Who will lead us kids, if our elected leaders are children too? More and more, the answer looks like a 2011 Beyoncé song: Who run the world?- GIRLS. Today, our worst crises are most visibly confronted by girls. Seventeen-year-old Greta Thunberg has become the global face of climate activism. Twenty-year-old Emma Gonzalez and 12-year-old Naomi Wadler are nationally recognized heroes of the gun-control movement. Twenty-two-year-old Malala Yousafzai, the youngest ever Nobel laureate when she was 17, is celebrated as a symbol of female education—and of courage triumphing over extremism, after she survived an assassination attempt by the Taliban. There are more localized examples, too, such as Mari Copeny (a.k.a., Little Miss Flint), a 12-year-old who’s spent the past three years fighting for clean water for Flint, Michigan. That’s a quarter of her life.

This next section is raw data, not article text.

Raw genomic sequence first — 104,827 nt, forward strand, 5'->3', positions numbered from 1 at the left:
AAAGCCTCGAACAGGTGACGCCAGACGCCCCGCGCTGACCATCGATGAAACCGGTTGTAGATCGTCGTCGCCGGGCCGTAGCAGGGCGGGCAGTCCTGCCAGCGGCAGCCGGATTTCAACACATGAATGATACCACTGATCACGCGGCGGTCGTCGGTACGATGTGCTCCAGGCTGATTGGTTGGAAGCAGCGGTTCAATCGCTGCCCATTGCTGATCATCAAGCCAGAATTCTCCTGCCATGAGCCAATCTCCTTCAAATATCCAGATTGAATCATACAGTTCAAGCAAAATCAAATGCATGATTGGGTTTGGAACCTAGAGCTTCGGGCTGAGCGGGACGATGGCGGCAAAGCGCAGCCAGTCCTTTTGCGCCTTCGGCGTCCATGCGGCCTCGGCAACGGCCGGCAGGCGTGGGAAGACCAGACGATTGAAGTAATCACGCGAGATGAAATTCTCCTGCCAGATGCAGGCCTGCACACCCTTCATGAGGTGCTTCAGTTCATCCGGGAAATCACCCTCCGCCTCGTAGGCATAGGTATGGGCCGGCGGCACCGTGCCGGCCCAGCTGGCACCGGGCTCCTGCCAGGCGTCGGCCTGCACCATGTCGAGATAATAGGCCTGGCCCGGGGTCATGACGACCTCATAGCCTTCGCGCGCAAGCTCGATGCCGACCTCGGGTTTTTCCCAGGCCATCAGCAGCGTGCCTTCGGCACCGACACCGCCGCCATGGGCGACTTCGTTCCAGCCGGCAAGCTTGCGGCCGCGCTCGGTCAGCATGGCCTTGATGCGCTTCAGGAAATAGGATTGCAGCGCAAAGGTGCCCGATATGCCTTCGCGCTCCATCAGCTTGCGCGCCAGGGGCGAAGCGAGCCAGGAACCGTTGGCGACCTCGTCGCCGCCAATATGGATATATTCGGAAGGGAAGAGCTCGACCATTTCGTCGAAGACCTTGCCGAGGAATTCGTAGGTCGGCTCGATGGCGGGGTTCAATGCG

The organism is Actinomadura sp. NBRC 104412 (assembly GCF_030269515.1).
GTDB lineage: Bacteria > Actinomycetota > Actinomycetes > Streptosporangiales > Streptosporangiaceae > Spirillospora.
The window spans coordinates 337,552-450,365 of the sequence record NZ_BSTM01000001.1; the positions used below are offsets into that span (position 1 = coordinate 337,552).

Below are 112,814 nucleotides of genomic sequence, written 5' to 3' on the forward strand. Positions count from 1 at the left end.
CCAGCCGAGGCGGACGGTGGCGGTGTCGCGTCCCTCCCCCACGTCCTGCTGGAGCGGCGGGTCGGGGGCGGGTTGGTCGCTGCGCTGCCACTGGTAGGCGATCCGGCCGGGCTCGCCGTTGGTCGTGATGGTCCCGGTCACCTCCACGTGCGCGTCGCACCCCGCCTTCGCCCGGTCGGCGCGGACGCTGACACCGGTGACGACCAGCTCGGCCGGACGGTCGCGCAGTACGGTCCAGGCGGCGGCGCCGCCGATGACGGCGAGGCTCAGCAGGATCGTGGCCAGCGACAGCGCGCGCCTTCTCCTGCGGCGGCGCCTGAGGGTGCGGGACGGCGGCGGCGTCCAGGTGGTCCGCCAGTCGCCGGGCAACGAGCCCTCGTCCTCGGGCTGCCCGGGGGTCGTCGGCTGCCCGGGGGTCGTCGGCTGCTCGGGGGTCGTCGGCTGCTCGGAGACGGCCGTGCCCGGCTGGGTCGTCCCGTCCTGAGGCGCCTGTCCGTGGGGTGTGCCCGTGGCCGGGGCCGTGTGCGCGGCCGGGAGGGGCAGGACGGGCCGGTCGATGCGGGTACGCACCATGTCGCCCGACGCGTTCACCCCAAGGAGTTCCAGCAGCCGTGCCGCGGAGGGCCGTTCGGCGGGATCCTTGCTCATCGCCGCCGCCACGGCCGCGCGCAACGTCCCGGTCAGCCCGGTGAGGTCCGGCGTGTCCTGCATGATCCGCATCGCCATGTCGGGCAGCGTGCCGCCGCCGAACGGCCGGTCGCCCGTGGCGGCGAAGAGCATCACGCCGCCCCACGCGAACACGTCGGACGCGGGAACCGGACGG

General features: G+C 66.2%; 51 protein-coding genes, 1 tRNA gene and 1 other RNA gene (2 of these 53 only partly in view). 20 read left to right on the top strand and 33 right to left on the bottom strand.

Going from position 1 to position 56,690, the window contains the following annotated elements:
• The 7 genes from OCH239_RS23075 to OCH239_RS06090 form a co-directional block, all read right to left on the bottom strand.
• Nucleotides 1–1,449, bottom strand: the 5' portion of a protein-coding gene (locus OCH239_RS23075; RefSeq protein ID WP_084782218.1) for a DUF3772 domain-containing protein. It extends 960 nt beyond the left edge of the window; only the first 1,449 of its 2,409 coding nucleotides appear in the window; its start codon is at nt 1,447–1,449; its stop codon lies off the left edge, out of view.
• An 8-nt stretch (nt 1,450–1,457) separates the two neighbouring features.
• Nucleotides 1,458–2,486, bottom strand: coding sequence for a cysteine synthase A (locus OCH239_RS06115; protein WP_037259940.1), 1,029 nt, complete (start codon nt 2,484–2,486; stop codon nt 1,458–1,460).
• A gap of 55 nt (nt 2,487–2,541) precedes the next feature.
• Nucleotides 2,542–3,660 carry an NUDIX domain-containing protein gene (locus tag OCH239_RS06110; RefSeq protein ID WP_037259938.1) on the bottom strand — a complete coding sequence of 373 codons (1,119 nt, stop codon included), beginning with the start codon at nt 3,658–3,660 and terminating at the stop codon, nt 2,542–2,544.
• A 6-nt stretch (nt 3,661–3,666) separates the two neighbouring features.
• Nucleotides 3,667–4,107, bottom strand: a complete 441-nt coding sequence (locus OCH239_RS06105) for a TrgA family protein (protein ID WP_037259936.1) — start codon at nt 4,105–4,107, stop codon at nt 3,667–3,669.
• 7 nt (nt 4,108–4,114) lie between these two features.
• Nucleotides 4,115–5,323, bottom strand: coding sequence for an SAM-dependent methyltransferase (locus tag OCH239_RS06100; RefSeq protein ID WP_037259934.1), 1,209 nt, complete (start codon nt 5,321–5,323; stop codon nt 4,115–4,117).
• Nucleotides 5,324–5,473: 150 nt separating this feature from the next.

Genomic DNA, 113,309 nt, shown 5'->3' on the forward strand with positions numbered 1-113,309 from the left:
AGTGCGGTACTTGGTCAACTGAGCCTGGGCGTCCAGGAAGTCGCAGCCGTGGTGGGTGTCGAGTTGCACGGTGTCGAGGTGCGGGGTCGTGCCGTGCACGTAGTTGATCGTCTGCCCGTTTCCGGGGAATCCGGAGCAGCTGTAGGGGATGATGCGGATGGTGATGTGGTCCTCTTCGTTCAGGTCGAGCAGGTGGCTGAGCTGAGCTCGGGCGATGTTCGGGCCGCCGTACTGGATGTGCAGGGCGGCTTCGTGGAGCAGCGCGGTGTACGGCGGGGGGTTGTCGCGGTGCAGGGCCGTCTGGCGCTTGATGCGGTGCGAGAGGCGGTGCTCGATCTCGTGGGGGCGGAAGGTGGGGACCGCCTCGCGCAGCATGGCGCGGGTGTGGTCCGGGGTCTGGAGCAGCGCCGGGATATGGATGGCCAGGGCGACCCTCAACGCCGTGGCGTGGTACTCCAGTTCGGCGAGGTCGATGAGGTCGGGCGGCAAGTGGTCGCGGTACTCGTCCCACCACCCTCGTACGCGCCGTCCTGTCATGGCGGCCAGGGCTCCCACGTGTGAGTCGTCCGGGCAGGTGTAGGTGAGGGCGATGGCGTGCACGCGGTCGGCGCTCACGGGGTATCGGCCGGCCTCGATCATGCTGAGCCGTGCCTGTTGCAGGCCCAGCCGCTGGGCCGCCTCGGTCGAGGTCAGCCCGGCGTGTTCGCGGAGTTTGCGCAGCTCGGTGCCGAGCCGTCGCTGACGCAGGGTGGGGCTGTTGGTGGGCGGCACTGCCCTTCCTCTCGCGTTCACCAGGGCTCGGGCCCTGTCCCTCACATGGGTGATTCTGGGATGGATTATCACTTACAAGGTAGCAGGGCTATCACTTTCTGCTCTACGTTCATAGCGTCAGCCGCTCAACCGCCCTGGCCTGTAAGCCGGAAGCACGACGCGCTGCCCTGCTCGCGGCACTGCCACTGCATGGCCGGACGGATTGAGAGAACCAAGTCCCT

Might there be something salutary, even transformative, about this youth-led culture? Writing in the New Yorker last year, Rebecca Mead praised the young speakers at March for Our Lives, the demonstration against gun violence, as “genuinely childlike, in the best sense of the term: uncompromising, passionate, forward-looking, fearless.” Mead’s sentiment could apply not just to Gonzalez and the other Parkland teens, but to all those girls mentioned above, most of whom we’ve come to know, as with our pop icons, mononymously. Greta and Malala, et al. are, however, distinctly _teen_-like rather than just childlike. They blend outrage with idealism. They are unashamed about their feelings, which are intense. Crucially, those feelings are inextricable from their politics.